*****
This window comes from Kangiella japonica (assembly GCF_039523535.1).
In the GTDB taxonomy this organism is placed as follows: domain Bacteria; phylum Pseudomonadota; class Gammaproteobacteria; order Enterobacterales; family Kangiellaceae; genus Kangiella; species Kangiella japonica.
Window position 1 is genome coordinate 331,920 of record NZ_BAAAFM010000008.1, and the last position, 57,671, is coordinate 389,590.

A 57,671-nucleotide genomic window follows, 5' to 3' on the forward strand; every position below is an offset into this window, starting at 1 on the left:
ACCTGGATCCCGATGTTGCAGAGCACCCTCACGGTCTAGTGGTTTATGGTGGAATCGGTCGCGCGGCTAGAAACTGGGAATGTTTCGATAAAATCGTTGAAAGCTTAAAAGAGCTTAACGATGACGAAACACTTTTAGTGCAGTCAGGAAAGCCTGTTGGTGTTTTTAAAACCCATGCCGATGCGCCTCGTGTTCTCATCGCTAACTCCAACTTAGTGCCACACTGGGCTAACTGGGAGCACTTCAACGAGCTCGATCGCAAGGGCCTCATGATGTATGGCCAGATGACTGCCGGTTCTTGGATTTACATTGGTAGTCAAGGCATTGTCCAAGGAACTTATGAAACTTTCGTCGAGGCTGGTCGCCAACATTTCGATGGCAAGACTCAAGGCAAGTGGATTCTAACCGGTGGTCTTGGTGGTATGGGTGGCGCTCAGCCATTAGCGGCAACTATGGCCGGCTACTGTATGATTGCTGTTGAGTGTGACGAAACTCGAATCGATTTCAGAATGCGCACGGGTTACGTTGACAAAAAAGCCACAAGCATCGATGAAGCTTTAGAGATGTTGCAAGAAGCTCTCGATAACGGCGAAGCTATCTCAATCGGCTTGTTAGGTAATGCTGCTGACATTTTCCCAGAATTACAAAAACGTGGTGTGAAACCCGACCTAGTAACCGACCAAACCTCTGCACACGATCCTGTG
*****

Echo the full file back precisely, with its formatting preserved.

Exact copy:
This window comes from Kangiella japonica (assembly GCF_039523535.1).
In the GTDB taxonomy this organism is placed as follows: domain Bacteria; phylum Pseudomonadota; class Gammaproteobacteria; order Enterobacterales; family Kangiellaceae; genus Kangiella; species Kangiella japonica.
Window position 1 is genome coordinate 331,920 of record NZ_BAAAFM010000008.1, and the last position, 57,671, is coordinate 389,590.

A 57,671-nucleotide genomic window follows, 5' to 3' on the forward strand; every position below is an offset into this window, starting at 1 on the left:
ACCTGGATCCCGATGTTGCAGAGCACCCTCACGGTCTAGTGGTTTATGGTGGAATCGGTCGCGCGGCTAGAAACTGGGAATGTTTCGATAAAATCGTTGAAAGCTTAAAAGAGCTTAACGATGACGAAACACTTTTAGTGCAGTCAGGAAAGCCTGTTGGTGTTTTTAAAACCCATGCCGATGCGCCTCGTGTTCTCATCGCTAACTCCAACTTAGTGCCACACTGGGCTAACTGGGAGCACTTCAACGAGCTCGATCGCAAGGGCCTCATGATGTATGGCCAGATGACTGCCGGTTCTTGGATTTACATTGGTAGTCAAGGCATTGTCCAAGGAACTTATGAAACTTTCGTCGAGGCTGGTCGCCAACATTTCGATGGCAAGACTCAAGGCAAGTGGATTCTAACCGGTGGTCTTGGTGGTATGGGTGGCGCTCAGCCATTAGCGGCAACTATGGCCGGCTACTGTATGATTGCTGTTGAGTGTGACGAAACTCGAATCGATTTCAGAATGCGCACGGGTTACGTTGACAAAAAAGCCACAAGCATCGATGAAGCTTTAGAGATGTTGCAAGAAGCTCTCGATAACGGCGAAGCTATCTCAATCGGCTTGTTAGGTAATGCTGCTGACATTTTCCCAGAATTACAAAAACGTGGTGTGAAACCCGACCTAGTAACCGACCAAACCTCTGCACACGATCCTGTG